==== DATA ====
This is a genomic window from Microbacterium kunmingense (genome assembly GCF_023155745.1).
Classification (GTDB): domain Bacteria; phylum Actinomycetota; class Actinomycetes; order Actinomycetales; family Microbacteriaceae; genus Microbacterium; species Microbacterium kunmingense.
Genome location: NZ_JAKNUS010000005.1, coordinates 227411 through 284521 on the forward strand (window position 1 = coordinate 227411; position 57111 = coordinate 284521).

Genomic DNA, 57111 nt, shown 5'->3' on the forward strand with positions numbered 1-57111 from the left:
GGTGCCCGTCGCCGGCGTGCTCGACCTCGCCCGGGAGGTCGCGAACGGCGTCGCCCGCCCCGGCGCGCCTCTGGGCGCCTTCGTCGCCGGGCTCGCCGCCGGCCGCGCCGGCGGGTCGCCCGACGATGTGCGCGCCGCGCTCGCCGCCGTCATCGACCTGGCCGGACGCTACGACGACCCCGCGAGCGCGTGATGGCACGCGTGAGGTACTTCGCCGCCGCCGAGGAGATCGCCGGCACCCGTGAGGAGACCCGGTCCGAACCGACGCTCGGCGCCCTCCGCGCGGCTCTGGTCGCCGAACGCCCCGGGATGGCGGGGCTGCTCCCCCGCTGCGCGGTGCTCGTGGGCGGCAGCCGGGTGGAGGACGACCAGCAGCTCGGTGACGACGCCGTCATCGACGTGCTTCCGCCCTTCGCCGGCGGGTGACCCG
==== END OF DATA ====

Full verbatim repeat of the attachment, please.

This is a genomic window from Microbacterium kunmingense (genome assembly GCF_023155745.1).
Classification (GTDB): domain Bacteria; phylum Actinomycetota; class Actinomycetes; order Actinomycetales; family Microbacteriaceae; genus Microbacterium; species Microbacterium kunmingense.
Genome location: NZ_JAKNUS010000005.1, coordinates 227411 through 284521 on the forward strand (window position 1 = coordinate 227411; position 57111 = coordinate 284521).

Genomic DNA, 57111 nt, shown 5'->3' on the forward strand with positions numbered 1-57111 from the left:
GGTGCCCGTCGCCGGCGTGCTCGACCTCGCCCGGGAGGTCGCGAACGGCGTCGCCCGCCCCGGCGCGCCTCTGGGCGCCTTCGTCGCCGGGCTCGCCGCCGGCCGCGCCGGCGGGTCGCCCGACGATGTGCGCGCCGCGCTCGCCGCCGTCATCGACCTGGCCGGACGCTACGACGACCCCGCGAGCGCGTGATGGCACGCGTGAGGTACTTCGCCGCCGCCGAGGAGATCGCCGGCACCCGTGAGGAGACCCGGTCCGAACCGACGCTCGGCGCCCTCCGCGCGGCTCTGGTCGCCGAACGCCCCGGGATGGCGGGGCTGCTCCCCCGCTGCGCGGTGCTCGTGGGCGGCAGCCGGGTGGAGGACGACCAGCAGCTCGGTGACGACGCCGTCATCGACGTGCTTCCGCCCTTCGCCGGCGGGTGACCCG